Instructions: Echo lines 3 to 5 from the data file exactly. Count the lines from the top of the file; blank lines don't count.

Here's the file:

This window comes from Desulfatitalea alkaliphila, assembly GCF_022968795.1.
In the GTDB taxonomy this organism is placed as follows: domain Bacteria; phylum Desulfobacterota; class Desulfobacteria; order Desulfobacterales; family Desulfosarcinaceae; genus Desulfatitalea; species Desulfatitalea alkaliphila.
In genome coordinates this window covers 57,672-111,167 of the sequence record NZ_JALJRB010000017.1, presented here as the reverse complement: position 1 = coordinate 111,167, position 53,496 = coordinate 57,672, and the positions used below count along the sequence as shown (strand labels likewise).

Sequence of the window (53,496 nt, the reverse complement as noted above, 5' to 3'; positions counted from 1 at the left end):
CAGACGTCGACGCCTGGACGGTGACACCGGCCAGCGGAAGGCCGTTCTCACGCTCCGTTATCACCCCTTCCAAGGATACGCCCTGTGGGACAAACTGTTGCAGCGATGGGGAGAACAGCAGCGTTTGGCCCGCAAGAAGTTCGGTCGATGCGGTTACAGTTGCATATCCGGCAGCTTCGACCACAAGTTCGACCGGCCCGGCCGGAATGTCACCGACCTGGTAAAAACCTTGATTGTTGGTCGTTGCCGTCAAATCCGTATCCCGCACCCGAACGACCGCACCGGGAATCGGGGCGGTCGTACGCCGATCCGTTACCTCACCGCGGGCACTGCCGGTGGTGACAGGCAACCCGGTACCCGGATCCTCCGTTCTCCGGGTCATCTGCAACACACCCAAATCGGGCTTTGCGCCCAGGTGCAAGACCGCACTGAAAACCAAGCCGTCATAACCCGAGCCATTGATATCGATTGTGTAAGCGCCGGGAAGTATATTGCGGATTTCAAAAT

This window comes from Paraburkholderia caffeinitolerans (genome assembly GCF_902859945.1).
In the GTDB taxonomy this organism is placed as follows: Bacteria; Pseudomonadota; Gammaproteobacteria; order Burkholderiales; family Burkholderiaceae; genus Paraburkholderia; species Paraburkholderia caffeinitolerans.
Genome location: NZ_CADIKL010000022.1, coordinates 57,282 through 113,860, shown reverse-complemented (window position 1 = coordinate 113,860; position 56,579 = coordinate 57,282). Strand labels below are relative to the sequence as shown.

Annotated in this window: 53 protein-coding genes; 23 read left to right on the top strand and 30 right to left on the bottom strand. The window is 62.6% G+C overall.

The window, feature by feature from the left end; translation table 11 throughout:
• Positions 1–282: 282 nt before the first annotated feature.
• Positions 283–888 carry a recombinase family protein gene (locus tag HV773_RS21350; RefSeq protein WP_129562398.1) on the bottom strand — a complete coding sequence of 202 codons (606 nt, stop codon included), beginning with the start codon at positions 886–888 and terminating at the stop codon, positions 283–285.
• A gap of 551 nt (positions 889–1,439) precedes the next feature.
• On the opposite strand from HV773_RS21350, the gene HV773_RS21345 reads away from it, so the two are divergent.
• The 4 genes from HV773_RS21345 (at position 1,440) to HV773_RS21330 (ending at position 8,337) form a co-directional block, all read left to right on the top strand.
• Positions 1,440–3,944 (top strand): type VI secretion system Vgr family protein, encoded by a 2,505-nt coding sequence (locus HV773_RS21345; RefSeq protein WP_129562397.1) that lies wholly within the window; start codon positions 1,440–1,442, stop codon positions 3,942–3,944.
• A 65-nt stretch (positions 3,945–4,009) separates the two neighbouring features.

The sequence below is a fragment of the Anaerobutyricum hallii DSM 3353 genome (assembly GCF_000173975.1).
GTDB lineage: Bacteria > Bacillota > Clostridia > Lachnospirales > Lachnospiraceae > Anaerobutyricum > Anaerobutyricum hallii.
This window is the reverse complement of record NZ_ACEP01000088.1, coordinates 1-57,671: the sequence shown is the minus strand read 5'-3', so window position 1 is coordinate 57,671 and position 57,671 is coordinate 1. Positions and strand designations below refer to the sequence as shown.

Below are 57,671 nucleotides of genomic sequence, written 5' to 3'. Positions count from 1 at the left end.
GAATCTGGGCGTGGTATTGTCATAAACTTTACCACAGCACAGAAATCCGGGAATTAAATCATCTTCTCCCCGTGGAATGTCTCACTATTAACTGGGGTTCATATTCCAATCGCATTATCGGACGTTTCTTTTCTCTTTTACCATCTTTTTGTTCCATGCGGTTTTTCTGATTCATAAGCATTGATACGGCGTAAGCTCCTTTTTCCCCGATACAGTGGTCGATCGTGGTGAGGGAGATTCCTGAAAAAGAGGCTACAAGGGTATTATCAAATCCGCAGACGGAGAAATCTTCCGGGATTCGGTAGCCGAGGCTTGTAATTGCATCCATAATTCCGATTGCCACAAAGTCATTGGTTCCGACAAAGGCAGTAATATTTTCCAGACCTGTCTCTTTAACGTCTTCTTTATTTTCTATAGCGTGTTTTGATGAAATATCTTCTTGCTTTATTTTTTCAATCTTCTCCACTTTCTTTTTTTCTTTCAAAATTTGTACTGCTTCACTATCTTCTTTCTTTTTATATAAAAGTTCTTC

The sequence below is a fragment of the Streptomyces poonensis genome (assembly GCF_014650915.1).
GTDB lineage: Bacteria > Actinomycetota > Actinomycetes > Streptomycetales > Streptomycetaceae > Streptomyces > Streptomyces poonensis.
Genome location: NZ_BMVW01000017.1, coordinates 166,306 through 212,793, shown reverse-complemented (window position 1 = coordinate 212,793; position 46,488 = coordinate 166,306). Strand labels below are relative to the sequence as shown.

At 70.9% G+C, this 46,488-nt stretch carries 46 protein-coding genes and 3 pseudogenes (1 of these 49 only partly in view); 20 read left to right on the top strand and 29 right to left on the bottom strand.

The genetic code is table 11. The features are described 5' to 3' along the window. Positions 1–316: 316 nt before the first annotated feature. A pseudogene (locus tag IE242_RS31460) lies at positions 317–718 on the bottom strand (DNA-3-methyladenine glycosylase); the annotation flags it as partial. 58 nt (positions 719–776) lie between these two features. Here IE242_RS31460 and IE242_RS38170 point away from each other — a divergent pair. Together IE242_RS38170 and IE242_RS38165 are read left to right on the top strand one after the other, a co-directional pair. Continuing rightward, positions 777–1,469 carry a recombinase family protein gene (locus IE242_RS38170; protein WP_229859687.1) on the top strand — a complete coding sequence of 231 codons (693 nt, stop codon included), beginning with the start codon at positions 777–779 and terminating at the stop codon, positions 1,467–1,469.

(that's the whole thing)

In genome coordinates this window covers 57,672-111,167 of the sequence record NZ_JALJRB010000017.1, presented here as the reverse complement: position 1 = coordinate 111,167, position 53,496 = coordinate 57,672, and the positions used below count along the sequence as shown (strand labels likewise).

Sequence of the window (53,496 nt, the reverse complement as noted above, 5' to 3'; positions counted from 1 at the left end):
CAGACGTCGACGCCTGGACGGTGACACCGGCCAGCGGAAGGCCGTTCTCACGCTCCGTTATCACCCCTTCCAAGGATACGCCCTGTGGGACAAACTGTTGCAGCGATGGGGAGAACAGCAGCGTTTGGCCCGCAAGAAGTTCGGTCGATGCGGTTACAGTTGCATATCCGGCAGCTTCGACCACAAGTTCGACCGGCCCGGCCGGAATGTCACCGACCTGGTAAAAACCTTGATTGTTGGTCGTTGCCGTCAAATCCGTATCCCGCACCCGAACGACCGCACCGGGAATCGGGGCGGTCGTACGCCGATCCGTTACCTCACCGCGGGCACTGCCGGTGGTGACAGGCAACCCGGTACCCGGATCCTCCGTTCTCCGGGTCATCTGCAACACACCCAAATCGGGCTTTGCGCCCAGGTGCAAGACCGCACTGAAAACCAAGCCGTCATAACCCGAGCCATTGATATCGATTGTGTAAGCGCCGGGAAGTATATTGCGGATTTCAAAAT